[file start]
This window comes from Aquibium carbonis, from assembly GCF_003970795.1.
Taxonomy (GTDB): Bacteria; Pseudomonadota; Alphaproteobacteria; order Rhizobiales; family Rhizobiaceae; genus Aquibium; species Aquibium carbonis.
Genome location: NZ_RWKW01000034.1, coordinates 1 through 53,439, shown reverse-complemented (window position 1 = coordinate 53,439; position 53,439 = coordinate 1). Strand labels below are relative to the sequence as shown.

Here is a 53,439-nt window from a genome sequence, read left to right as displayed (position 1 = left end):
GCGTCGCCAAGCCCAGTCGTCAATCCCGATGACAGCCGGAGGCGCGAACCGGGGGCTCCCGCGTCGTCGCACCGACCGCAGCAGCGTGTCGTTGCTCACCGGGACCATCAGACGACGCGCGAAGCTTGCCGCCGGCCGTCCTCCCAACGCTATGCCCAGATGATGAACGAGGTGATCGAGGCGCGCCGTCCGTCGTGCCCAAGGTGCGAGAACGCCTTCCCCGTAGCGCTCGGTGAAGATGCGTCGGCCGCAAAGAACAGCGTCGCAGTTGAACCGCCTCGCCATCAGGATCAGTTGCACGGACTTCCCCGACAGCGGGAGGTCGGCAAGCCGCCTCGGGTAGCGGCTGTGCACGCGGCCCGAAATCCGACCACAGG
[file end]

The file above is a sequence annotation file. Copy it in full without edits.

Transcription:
This window comes from Aquibium carbonis, from assembly GCF_003970795.1.
Taxonomy (GTDB): Bacteria; Pseudomonadota; Alphaproteobacteria; order Rhizobiales; family Rhizobiaceae; genus Aquibium; species Aquibium carbonis.
Genome location: NZ_RWKW01000034.1, coordinates 1 through 53,439, shown reverse-complemented (window position 1 = coordinate 53,439; position 53,439 = coordinate 1). Strand labels below are relative to the sequence as shown.

Here is a 53,439-nt window from a genome sequence, read left to right as displayed (position 1 = left end):
GCGTCGCCAAGCCCAGTCGTCAATCCCGATGACAGCCGGAGGCGCGAACCGGGGGCTCCCGCGTCGTCGCACCGACCGCAGCAGCGTGTCGTTGCTCACCGGGACCATCAGACGACGCGCGAAGCTTGCCGCCGGCCGTCCTCCCAACGCTATGCCCAGATGATGAACGAGGTGATCGAGGCGCGCCGTCCGTCGTGCCCAAGGTGCGAGAACGCCTTCCCCGTAGCGCTCGGTGAAGATGCGTCGGCCGCAAAGAACAGCGTCGCAGTTGAACCGCCTCGCCATCAGGATCAGTTGCACGGACTTCCCCGACAGCGGGAGGTCGGCAAGCCGCCTCGGGTAGCGGCTGTGCACGCGGCCCGAAATCCGACCACAGG